Daniel Dae Kim Gives Bittersweet Statement On Leaving ‘Hawaii Five-0’

Mary Grace Costa
Jul 05,2017
Daniel Dae Kim (Kore file)Daniel Dae Kim (Kore file)

Daniel Dae Kim, along with Grace Park, has announced that he will be leaving “Hawaii Five-0” after seven seasons. According to Variety, CBS reportedly turned down Kim and Park’s request to be paid on par with their co-stars, Alex O’Loughlin and Scott Caan.

Kim and Park had been seeking wage parity from the network for a while, but were unable to reach a deal with CBS, and made the decision not to join the cast for the production of the show’s eighth season.

Kim expressed sadness over his departure in a Facebook post on July 4, writing: “As sad as it feels to say goodbye, what I feel most is gratitude. I am so deeply thankful to our crew, writers and everyone associated with the show – and especially the cast, who have been nothing but supportive through this entire process.”

“Hawaii Five-0” premiered on CBS in 2010 with Kim as a main cast member playing Chin Ho Kelly, a detective lieutenant who provides technical expertise and local knowledge for the Hawaii DPS task force. Grace Park played his character’s cousin, Kono Kalakaua, also as a main cast member.

“As an Asian American actor, I know first-hand how difficult it is to find opportunities at all, let alone play a well developed, three dimensional character like Chin Ho,” Kim wrote in his Facebook post. “I will miss him sincerely.”

Indeed, being an Asian American actor in Hollywood is a tough gig. USC’s Annenberg School of Communication and Journalism found in a study of the top 100 films of 2014 that only 5.3 percent of racially-coded characters were coded as Asian or Pacific Islander. A 2015 Hollywood Diversity report from UCLA showed that only 6.5 percent of lead roles in American television went to minority actors, and an even smaller amount went to Asian American actors. A survey by Variety showed that of the top TV earners of 2016, only two (Dwayne Johnson and Mindy Kaling) were of Asian or Pacific Islander descent.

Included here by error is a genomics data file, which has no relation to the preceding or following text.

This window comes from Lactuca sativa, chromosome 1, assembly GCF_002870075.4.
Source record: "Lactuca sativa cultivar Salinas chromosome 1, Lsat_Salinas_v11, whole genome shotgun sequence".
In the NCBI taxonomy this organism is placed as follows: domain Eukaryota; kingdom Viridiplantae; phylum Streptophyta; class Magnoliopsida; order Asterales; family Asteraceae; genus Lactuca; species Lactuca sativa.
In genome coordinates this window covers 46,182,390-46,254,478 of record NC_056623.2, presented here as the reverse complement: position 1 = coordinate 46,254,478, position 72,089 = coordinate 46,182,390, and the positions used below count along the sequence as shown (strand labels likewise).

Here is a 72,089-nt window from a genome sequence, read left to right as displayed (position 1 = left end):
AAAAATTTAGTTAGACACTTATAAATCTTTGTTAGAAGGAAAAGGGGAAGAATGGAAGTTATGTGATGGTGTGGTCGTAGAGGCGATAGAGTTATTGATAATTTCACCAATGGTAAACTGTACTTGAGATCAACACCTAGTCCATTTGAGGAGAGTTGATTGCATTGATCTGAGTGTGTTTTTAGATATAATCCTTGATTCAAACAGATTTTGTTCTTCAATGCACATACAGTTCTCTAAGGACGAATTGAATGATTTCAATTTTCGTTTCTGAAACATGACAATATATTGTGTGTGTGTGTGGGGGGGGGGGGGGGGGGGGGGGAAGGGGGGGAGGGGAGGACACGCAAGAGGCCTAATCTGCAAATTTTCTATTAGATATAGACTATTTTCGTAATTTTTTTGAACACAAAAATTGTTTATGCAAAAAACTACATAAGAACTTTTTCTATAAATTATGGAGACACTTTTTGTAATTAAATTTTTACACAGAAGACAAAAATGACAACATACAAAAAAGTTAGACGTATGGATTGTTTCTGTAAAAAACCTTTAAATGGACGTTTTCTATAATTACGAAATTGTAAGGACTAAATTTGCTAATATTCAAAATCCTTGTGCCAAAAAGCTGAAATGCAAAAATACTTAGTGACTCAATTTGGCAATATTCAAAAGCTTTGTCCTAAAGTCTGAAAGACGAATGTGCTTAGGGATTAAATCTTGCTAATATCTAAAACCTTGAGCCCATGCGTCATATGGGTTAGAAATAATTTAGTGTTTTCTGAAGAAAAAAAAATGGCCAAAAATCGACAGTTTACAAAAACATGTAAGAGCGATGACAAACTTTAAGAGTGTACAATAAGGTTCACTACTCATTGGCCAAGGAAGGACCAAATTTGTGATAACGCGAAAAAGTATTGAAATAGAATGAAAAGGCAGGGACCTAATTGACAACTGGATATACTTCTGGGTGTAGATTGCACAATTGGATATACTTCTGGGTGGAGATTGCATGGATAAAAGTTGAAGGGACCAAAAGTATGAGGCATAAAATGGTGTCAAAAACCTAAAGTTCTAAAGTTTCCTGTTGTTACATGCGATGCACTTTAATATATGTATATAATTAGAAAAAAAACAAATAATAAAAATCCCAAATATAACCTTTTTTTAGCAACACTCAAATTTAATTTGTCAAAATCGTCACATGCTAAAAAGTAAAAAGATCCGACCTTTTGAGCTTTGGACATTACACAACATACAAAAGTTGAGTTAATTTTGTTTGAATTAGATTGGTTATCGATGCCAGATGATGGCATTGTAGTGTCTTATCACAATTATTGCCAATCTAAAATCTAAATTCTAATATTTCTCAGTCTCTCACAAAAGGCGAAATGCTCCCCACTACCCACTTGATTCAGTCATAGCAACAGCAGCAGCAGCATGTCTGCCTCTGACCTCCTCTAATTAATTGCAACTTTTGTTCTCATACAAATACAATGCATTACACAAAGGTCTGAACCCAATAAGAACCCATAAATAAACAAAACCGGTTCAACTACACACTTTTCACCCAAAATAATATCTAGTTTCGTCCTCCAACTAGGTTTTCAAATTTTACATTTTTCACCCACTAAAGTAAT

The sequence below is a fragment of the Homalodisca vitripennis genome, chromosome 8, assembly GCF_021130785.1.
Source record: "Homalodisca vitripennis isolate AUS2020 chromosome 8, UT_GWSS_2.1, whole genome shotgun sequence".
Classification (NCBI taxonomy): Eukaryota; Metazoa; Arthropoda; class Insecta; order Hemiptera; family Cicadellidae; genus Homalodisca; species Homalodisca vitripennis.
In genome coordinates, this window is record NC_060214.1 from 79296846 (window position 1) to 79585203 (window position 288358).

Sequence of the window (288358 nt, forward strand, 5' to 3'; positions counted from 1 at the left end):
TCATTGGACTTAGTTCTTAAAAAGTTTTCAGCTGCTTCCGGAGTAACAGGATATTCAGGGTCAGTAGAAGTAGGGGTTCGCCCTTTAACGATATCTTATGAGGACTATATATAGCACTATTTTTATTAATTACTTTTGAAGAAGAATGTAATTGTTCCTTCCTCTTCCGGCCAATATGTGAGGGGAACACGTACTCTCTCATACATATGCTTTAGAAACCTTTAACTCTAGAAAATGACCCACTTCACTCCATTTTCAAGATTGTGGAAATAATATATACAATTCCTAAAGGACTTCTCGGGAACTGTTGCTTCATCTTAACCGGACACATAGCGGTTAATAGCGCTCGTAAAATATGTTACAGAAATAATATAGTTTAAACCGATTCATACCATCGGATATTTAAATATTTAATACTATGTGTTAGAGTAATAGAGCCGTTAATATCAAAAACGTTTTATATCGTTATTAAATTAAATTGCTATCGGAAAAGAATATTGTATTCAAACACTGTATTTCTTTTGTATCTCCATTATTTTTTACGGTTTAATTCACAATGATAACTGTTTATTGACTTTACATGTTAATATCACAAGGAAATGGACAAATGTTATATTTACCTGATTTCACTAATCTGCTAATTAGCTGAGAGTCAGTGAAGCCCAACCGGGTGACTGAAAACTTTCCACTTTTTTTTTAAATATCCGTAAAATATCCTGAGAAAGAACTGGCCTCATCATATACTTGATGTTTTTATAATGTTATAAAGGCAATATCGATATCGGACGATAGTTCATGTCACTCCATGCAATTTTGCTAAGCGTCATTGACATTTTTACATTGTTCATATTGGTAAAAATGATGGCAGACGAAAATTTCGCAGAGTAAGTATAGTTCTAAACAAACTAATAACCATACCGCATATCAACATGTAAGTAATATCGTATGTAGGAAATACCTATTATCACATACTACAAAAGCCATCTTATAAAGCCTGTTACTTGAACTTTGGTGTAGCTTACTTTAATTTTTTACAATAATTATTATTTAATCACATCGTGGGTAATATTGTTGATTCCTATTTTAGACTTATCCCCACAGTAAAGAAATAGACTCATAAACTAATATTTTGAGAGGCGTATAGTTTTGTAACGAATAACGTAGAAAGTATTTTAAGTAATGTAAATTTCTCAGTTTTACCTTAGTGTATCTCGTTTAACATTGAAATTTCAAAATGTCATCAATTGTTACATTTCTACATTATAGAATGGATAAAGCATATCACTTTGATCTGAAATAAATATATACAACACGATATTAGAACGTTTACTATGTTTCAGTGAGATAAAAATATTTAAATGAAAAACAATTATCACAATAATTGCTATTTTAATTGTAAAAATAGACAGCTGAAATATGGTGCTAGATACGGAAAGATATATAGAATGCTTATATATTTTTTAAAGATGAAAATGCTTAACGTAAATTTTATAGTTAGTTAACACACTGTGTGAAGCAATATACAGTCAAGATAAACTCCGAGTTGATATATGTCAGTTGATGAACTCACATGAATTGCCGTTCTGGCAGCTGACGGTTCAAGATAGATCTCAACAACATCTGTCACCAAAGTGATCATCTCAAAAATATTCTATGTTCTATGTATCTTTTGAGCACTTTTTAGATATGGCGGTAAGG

In 89 years of Academy Awards for Best Actor or Actress, Asian actors have only been nominated 1 percent of the time. In the history of the Academy, only three Asian actors have won an Oscar in an acting category, and the last time that happened was when Cambodian actor Haing S. Ngor won Best Supporting Actor in 1984 for his work in “The Killing Fields.”

Kim, however, remains optimistic. “Though transitions can be difficult, I encourage us all to look beyond the disappointment of this moment to the bigger picture,” Kim wrote. “The path to equality is rarely easy. But I hope you can be excited for the future. I am.”

Actors of Asian descent and actors of color in general have been making big waves in Hollywood as of late. In 2015, Forbes’ list of highest paid actors was almost overwhelmingly white and male, but the 2016 list has Pacific Islander actor Dwayne Johnson and Chinese actor Jackie Chan leading the pack, with Indian actor Shah Rukh Khan bringing up the rear of the top ten. There’s still a long way to go, however. Despite Jackie Chan’s $61 million payday, the veteran actor is still mostly active in only the Chinese film market.

Kim signed off on his Facebook post by expressing his excitement for his future projects, which includes his company 3AD’s first TV show “The Good Doctor,” an American remake of a Korean drama for which Kim is the producer.

See Kim’s full Facebook statement below:

 

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